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May 26, 2021

Mat Warriors: Hilton Head wrestling team making history

Cheryl Alexander

Photography By

The Boulware name in the South Carolina pulls some weight; in fact, in many circles, it is synonymous with the name Pinckney, both of which have been making history in this part of the country for a very long time. Today’s generation is no exception.

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Many people know Patrick Boulware as a hometown baseball hero who played professionally in the Frontier League for the Southern Illinois Miners and who now coaches SEB Travel Baseball; some know him as the assistant varsity football coach at Hilton Head Island High School; some know him as a dirt oval race car driver; others recognize him as the general manager of Coligny Plaza. Boulware wears lots of hats. What you might not know is that he is having a big impact as a wrestling coach.

Like many in the wrestling community, Boulware comes from a family of wrestlers—his dad and older brother were in the sport, so he followed in their footsteps.

“Wrestling really changed me for the better at a time in my life when I really needed confidence,” Boulware said.

Boulware was a small kid with a learning disability, which meant he wasn’t the most popular kid at school. When he began to wrestle competitively, he gained strength, both mentally and physically, along with the confidence to try other sports.

“My wrestling career ended after high school because I chose to go to college on a baseball scholarship, which I thought would offer a better career path,” he said.

He attended college at Immaculata University on a baseball scholarship, and after college he was drafted to play professionally with the Frontier League as a catcher for the Southern Illinois Miners. During spring training, Boulware sustained an injury that ended his baseball dream. He also found out his wife was expecting a baby, so knew it was time to focus on family and a sustained career.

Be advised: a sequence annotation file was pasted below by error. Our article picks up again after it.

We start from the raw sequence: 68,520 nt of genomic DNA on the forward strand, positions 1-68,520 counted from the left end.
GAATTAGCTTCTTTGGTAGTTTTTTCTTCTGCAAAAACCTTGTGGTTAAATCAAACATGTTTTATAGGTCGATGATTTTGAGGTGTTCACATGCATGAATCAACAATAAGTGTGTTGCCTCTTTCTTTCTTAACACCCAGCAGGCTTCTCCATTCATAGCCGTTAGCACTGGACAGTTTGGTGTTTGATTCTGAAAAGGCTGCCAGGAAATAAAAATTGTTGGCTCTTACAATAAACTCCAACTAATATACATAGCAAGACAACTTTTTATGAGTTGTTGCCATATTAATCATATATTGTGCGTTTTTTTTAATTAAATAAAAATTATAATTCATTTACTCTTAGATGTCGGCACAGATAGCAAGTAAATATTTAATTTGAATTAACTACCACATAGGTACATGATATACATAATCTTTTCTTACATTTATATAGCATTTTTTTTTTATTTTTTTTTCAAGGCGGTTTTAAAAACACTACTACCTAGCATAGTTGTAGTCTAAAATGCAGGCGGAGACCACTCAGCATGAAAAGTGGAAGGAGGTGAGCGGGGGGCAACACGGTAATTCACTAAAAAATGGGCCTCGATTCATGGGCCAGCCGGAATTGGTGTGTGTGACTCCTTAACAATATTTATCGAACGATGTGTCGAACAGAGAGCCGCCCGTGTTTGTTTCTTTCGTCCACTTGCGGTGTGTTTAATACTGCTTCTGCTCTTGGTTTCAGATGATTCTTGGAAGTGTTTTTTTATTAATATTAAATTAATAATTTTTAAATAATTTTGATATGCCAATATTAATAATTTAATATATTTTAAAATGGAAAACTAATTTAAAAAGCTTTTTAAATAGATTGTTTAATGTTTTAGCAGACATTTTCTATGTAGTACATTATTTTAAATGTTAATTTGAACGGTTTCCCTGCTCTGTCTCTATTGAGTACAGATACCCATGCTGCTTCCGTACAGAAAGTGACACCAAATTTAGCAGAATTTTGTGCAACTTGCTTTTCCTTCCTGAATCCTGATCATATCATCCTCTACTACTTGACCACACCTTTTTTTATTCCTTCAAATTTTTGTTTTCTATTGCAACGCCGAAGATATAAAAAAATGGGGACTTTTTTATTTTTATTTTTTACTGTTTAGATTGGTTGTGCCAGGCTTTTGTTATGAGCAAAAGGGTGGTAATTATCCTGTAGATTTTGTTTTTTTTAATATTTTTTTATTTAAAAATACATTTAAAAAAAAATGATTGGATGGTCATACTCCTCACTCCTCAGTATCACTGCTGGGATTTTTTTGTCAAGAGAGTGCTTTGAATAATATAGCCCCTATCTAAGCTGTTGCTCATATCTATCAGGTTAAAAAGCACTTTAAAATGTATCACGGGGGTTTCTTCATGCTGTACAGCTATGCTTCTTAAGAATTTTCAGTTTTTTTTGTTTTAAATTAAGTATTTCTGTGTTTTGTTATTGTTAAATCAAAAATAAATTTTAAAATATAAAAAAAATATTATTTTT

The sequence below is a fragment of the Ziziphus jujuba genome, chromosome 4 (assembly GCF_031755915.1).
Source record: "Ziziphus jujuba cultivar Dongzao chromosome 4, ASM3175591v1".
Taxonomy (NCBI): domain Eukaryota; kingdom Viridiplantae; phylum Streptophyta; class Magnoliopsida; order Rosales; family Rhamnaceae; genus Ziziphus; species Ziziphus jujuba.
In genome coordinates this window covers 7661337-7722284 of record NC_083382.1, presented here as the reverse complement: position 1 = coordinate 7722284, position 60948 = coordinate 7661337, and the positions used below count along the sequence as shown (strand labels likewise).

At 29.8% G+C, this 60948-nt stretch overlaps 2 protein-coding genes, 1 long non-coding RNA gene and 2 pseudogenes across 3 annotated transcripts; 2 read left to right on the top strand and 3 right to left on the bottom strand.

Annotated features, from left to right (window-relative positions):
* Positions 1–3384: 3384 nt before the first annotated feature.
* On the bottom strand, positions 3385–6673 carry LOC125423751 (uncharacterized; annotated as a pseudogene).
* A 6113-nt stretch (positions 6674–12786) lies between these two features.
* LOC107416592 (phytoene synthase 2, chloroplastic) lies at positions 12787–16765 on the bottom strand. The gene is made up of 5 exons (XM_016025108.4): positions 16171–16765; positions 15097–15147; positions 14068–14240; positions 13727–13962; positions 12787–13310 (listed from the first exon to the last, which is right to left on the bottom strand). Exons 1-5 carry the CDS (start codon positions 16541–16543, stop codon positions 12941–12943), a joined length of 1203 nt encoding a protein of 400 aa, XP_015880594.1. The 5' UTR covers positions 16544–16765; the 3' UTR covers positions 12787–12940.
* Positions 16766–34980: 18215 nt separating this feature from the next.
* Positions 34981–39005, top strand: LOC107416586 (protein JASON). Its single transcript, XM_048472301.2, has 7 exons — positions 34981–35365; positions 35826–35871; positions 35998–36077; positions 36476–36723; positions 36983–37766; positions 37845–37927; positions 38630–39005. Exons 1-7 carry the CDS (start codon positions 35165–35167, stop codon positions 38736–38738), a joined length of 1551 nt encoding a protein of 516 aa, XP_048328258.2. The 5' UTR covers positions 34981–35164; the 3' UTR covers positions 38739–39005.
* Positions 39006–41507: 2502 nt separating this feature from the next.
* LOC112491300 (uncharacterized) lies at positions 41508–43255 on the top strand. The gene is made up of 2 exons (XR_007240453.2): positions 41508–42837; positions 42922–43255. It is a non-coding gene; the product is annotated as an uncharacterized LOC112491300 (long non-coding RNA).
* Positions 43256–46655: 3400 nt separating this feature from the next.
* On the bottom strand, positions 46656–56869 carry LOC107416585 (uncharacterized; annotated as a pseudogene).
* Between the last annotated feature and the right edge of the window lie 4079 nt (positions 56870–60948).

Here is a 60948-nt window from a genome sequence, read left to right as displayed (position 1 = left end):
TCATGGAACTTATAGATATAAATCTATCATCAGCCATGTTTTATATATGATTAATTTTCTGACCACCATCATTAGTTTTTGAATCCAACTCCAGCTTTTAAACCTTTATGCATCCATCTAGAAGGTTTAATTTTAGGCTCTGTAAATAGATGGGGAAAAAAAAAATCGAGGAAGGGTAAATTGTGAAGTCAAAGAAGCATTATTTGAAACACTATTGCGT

After a while, Boulware began to miss the energy of sports, so he moved back to Bluffton where he was born and raised and got a job at Bluffton High School, his alma mater, as the assistant wrestling coach. From there, he took the assistant job at Hilton Head Island High, where, since 2017, he has served as the head wrestling coach. His strategy was to implement his wrestling style and match it to the Hilton Head standard of wrestling that had been implemented from previous coaches and wrestlers.

“My goal is to honors the lineage I’m from as well as the people who have moved the program forward on the island,” Boulware said. “I still communicate with many former coaches and players. This is a team that truly has a family mentality, and that’s an extraordinary motivator.”

His approach is working. From a group of 15 kids in 2017, the wrestling team at Hilton Head Island High is now one of the bigger male sports at the high school.

“A typical sports team for this size school will have between 15-25 boys. Our wrestling team (grades 9-12) has 46 kids on the team,” Boulware said.

He attributes his astounding numbers to the fact that wrestling instills so much confidence and the will to win into kids who might otherwise not participate in sports. Because wrestlers are grouped into weight classes, the kids are competing against others who are of equal stature and weight, so the playing field is level.